NAB 2022 Perspectives: Blackmagic Design U.S. President Dan May on the Content-Creation Explosion
In recent years, the Blackmagic Design booth at the NAB Show has been a cornerstone of the South Hall. The large, open space welcomed attendees from across the spectrum of industry professionals. This year, Blackmagic Design called the North Hall home and displayed a wide range of products and services, many born out of the pandemic. “One of the key things that we saw immediately with the pandemic was that people were looking to create video,” says Dan May, president, U.S., Blackmagic Design. “There wasn’t a lessening of video-content creation; it was an increase of video-content creation.”
May says Blackmagic Design quickly saw the birth of a new kind of customer: those who were set to rely on video not only to enhance their business but to stay in business. And the Blackmagic Design products, from the ATEM live production switchers to the 4K cameras, storage, and monitors all found a place in a new eco system.
“If you were a karate instructor that no longer had kids coming into your dojo,” he says, “the question was, how do you get a multi-camera shoot into the dojo. Even normal corporate-video–based things needed to have video in the workplace to connect people together. And then there was media and entertainment.”
With that explosion of video-content creation, products like the Blackmagic Pocket Cinema Camera lineup (starting at $1,295 for a 4K camera) and the ATEM Mini (priced at $295) or Mini Pro found a marketplace hungry for their capabilities and price point.
“You’re not going to sell a lot of those users $10,000 cameras and $5,000 switchers,” May explains. “The increase in demand was so much that we chanced some of our product launches to broaden our offerings with things like the URSA Mini Pro or ATEM Mini Extreme.”
The ripple effect of an expanding customer base over the past three years is also opening up opportunities for higher-level Blackmagic Design products, such as the ATEM Constellation 8K UHD live-production switcher.
“We’re at a point where people are looking to expand,” May notes, “and now we can help them with new products that enable them to do more and to move upstream with some of their functionality. We were very fortunate to have products and a supply chain to manage all of that fairly well.”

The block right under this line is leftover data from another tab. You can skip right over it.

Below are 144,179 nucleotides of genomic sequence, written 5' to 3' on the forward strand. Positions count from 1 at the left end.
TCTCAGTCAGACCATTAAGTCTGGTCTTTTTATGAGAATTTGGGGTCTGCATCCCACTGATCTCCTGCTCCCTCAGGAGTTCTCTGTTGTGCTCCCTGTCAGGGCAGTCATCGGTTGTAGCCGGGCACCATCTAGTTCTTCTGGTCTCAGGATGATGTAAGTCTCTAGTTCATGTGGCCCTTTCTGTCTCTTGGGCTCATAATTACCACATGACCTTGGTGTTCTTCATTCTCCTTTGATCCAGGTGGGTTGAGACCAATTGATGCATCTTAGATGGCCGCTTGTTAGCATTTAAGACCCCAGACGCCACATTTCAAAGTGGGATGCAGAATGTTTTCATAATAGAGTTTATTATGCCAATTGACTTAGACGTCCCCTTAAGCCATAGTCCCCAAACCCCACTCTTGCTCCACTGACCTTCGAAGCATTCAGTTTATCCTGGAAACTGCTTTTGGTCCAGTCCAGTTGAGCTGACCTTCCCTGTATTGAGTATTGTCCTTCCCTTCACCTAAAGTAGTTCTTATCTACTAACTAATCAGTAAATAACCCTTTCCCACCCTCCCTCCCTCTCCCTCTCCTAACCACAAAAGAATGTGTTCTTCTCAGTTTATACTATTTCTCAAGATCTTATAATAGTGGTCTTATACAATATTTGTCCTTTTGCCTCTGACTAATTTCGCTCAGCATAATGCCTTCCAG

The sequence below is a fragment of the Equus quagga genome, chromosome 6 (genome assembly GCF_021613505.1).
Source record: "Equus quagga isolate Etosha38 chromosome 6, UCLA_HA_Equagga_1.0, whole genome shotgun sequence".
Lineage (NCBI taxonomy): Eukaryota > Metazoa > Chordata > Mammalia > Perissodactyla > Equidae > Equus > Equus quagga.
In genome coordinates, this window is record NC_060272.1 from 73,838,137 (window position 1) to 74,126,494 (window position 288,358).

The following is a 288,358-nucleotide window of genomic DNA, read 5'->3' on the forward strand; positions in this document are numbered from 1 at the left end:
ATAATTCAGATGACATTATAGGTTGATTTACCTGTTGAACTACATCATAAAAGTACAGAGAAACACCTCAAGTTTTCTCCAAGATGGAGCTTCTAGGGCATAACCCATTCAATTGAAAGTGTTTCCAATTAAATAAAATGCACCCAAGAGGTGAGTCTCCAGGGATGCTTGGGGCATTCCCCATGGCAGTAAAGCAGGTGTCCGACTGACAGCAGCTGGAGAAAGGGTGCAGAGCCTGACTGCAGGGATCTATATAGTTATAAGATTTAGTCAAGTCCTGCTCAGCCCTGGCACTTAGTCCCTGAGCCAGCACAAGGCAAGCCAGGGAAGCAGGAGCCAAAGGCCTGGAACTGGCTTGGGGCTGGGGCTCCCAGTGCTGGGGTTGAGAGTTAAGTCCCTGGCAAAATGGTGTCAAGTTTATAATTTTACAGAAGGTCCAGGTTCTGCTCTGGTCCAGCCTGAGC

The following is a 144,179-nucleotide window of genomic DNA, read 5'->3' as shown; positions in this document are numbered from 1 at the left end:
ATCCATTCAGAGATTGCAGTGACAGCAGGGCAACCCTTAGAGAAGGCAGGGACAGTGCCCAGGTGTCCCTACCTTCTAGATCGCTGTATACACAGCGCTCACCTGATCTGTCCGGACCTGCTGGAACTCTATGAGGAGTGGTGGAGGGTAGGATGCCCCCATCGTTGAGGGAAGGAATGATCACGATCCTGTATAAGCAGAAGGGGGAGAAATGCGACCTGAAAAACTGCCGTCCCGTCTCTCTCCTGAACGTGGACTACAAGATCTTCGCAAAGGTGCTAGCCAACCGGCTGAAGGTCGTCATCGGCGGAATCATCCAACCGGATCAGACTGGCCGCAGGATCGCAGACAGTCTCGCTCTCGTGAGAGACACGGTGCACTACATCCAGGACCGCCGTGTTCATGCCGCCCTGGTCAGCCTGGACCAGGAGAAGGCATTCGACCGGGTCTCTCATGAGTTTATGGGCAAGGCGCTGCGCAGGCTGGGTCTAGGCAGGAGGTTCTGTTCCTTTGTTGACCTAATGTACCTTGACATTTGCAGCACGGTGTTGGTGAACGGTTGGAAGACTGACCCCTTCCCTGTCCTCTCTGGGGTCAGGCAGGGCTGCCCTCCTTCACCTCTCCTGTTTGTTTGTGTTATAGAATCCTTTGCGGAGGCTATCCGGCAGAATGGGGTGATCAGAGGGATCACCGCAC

One of Blackmagic’s big stories at NAB 2022 was the Blackmagic Cloud, in particular DaVinci Resolve 18, the free software package that provides editing, color correction, visual effects, motion graphics, and audio postproduction.
“We want to have people working on the same project timeline within Resolve at the same time,” explains May. “Someone can be creating a project in California and invite in a colorist in Florida or an editor in Vietnam. The need was driven by the pandemic, but now it’s about empowerment and connecting creatives wherever they are. And, with Blackmagic Cloud, you can share a project timeline with them via cloud and then have storage solutions update media across these different projects.”
A key message at NAB 2022 involved the pricing of hosting a project as well as accessing it. “It’s only $5 to host the project library,” says May. “The editor or VFX person does not have to pay $5 to log in on top of that. We’re trying to steer away from everyone having to have a subscription. We’re also trying to steer away from the model where you pay for a subscription whether you use it or not. If you have 20 project libraries one month and 10 the next, you pay only for those 10.”
It’s all part of a process that truly is focused on democratizing video.
“How do I bring more people to the table?” says May. “It’s not about taking business away from the post house. It’s about getting more people trained and educated on how to use these tools. Maybe some of them will be working at that post house in 10 years, but some of them will just be able to do their own cool things using Blackmagic products. And that has always been what Blackmagic has been about.”